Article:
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Area Forecast Discussion (AFD)

Issued by San Diego, CA (SGX)

FXUS66 KSGX 191603

Area Forecast Discussion
National Weather Service San Diego CA
902 AM PDT Sun Aug 19 2018

High pressure aloft over Southern California today will shift 
southeast to the Rio Grande Valley by Tuesday. This will allow some 
monsoonal moisture to return, possibly sparking more thunderstorm 
activity over the mountains and deserts.  At the same time, a trough 
will develop over the Pacific Northwest and slowly broaden over the 
West Coast through the week, bringing a drying trend, along with 
slightly cooler weather later in the week. The night and morning 
low clouds along the coast are expected to decrease a bit into 
Wednesday, then become more widespread during the latter half of 
the week. 



Except for some patchy marine clouds over coastal areas this 
morning, skies were clear at 9 AM PDT. The Miramar sounding had a 
stable profile and lower PW at around 1.27 inches. The marine 
inversion was based near 1900 FT MSL and was about 7.5C. Moderate 
easterly flow at around 15KTs was becoming reestablished in the 9-
12K Ft layer with weak NW flow below, to the top of the inversion. 
Surface pressure gradients were fairly weak but a few peak westerly 
wind gusts over 30 MPH were still reported in the passes. 

Looks like another warm and sunny day most areas today as marine 
clouds evaporate. There will be some cumulus clouds developing over 
the mts though. Based on dew points at mtn top, weakening high 
pressure aloft, and the forecast for easterly flow and increasing 
instability/moisture in the mid-levels, there is some chance for 
afternoon cumulus over the southern mountains to pop into isolated 
thunderstorms. Not enough evidence for this yet to quantify adding 
POPS to the forecast. This is based on current hires model guidance 
and lack of satellite confirmation of the moisture advection. So no 
forecast changes at this time. 

From previous discussion...

High pressure aloft currently resides over Southern California.
Global models are in agreement in showing this high transitioning
to the east to be placed over Arizona on Monday then all the way
to Texas during the middle to later part of the week as a trough
moves into NorCal extending southwest into the Pacific. 

There now only looks to be about a two day window where monsoonal
moisture returns to SoCal for afternoon mountain and desert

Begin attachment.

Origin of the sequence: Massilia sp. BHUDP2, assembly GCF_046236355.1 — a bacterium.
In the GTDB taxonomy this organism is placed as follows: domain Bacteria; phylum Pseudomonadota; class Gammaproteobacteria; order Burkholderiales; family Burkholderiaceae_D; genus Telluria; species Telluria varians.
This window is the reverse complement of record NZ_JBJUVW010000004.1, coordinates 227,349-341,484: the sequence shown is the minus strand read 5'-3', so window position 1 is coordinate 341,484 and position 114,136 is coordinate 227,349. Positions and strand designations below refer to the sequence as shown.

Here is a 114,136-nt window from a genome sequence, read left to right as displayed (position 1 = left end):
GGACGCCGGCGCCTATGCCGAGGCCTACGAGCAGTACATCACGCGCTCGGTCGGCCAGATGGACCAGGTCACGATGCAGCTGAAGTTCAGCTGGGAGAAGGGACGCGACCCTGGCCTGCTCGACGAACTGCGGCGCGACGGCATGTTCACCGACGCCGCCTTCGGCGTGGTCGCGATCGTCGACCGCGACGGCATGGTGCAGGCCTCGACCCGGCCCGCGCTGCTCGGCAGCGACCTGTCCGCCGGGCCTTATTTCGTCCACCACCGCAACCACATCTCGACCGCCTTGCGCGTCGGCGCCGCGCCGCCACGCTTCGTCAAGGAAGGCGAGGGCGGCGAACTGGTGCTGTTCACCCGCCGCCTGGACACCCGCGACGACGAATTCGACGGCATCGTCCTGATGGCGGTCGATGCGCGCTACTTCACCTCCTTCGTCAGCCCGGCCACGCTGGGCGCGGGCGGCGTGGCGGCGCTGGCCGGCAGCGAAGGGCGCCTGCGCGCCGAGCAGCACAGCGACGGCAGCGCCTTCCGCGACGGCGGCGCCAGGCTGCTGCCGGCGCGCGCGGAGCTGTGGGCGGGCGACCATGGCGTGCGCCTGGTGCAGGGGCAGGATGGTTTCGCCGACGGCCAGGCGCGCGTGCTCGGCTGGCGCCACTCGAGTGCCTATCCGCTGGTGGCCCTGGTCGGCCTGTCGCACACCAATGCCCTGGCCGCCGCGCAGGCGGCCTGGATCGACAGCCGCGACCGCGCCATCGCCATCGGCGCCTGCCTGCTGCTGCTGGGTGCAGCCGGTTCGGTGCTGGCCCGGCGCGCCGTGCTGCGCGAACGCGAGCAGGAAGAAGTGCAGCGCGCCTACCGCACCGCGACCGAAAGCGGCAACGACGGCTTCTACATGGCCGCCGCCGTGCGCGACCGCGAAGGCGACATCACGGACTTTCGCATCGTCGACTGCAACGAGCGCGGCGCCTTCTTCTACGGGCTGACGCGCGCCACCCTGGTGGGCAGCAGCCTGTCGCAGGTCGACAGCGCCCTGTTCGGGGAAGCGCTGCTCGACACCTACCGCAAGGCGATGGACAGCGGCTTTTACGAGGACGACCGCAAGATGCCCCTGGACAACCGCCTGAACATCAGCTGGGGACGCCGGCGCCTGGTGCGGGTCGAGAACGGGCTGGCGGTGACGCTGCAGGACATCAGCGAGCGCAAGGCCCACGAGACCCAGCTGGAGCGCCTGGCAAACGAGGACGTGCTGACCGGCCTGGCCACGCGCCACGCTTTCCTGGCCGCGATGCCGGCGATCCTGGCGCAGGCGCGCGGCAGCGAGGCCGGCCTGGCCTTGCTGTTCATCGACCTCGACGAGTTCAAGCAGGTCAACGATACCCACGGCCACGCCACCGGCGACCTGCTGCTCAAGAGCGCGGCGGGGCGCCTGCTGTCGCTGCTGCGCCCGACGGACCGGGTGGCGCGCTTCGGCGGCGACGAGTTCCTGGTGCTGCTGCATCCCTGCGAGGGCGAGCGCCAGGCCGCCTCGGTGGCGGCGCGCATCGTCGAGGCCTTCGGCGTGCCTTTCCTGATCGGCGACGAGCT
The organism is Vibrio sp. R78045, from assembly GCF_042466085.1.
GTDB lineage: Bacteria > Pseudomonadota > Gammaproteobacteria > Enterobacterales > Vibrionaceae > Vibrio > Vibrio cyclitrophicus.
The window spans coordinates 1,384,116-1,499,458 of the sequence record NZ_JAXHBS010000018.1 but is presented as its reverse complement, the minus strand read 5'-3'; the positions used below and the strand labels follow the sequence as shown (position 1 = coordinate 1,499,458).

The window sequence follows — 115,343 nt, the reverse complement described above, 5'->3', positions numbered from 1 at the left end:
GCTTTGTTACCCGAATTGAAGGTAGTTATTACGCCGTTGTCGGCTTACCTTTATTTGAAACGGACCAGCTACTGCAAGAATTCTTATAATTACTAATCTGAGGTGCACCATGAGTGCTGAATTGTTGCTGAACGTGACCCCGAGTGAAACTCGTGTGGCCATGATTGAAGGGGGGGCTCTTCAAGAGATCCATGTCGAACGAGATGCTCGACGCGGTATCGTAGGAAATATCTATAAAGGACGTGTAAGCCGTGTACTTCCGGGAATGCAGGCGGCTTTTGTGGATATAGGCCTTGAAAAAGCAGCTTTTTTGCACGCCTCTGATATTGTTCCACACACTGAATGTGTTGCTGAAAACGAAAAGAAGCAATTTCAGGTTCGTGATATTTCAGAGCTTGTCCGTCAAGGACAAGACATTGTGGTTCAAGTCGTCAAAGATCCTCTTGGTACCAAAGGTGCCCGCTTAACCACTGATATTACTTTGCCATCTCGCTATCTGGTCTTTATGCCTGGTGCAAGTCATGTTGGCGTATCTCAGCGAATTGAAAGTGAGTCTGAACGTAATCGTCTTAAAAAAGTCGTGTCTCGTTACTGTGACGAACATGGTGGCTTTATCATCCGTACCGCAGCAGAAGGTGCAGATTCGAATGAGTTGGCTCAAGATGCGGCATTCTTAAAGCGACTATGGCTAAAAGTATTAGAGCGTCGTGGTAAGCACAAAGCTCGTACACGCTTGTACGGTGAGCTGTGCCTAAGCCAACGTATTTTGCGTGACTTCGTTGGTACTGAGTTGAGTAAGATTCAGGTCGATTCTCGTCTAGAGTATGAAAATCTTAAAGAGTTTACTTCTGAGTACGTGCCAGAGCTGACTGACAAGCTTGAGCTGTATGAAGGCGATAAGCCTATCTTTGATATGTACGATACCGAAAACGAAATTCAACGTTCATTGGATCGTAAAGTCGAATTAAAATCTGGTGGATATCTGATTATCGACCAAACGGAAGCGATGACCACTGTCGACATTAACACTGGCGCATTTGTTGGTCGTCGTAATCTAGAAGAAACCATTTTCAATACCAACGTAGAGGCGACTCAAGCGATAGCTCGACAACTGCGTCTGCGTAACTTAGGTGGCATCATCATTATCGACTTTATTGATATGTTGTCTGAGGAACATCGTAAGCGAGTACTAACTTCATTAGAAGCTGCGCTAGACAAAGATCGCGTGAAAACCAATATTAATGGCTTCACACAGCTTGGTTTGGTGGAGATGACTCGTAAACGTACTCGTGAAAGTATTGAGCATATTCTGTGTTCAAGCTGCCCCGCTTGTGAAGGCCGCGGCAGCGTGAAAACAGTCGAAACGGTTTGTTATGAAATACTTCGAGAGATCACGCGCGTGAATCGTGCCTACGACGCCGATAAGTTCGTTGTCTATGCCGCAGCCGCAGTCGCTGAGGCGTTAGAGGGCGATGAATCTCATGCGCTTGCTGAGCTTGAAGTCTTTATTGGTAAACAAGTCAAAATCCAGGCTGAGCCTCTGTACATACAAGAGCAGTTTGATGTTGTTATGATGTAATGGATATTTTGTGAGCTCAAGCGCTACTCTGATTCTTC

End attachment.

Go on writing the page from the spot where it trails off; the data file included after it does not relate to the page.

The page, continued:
thunderstorms. That looks to be Monday and Tuesday afternoon. By 
Wednesday, both GFS and EC now show the local area between a
trough lying to the northwest and ridging centered well off to 
the east with a dry west-southwest flow aloft, shoving the 
monsoonal moisture back to the east. This has been a change from 
model runs 24-48 hours ago, but there now has been some run-to- 
run consistency on this scenario. As such, the forecast was 
trended to reflect isolated-scattered mountain and desert 
thunderstorms Monday-Tuesday with dry weather from Wednesday
onward. Even on Monday-Tuesday, the moisture is not nearly as 
high as our recent monsoonal tstorm episodes, so only isolated- 
scattered tstorms are forecast with a low risk of flash flooding.

Temperatures will continue to run above average through the week
(trough too far away/heights remain rather high locally) and it 
will continue humid near the coast. Gusty west- southwest winds 
will occur especially mid week through passes and from mountain 
ridges to the desert slopes, but doesn't look to reach even 
advisory levels at this time.

191530Z...Coasts/Valleys...Variable low clouds with bases 1000-1800 
feet MSL will scatter out by 17Z. Low clouds will gather this 
evening after 06Z with similar bases and coverage. Scatter out by 16-
17Z Monday.

Mountains/Deserts...Cumulus clouds based at around 10000 feet MSL 
between 18-01Z today. Otherwise, mostly clear through Monday 


No hazardous marine weather is expected through Thursday.


Skywarn activation is not requested. However weather spotters are
encouraged to report significant weather conditions.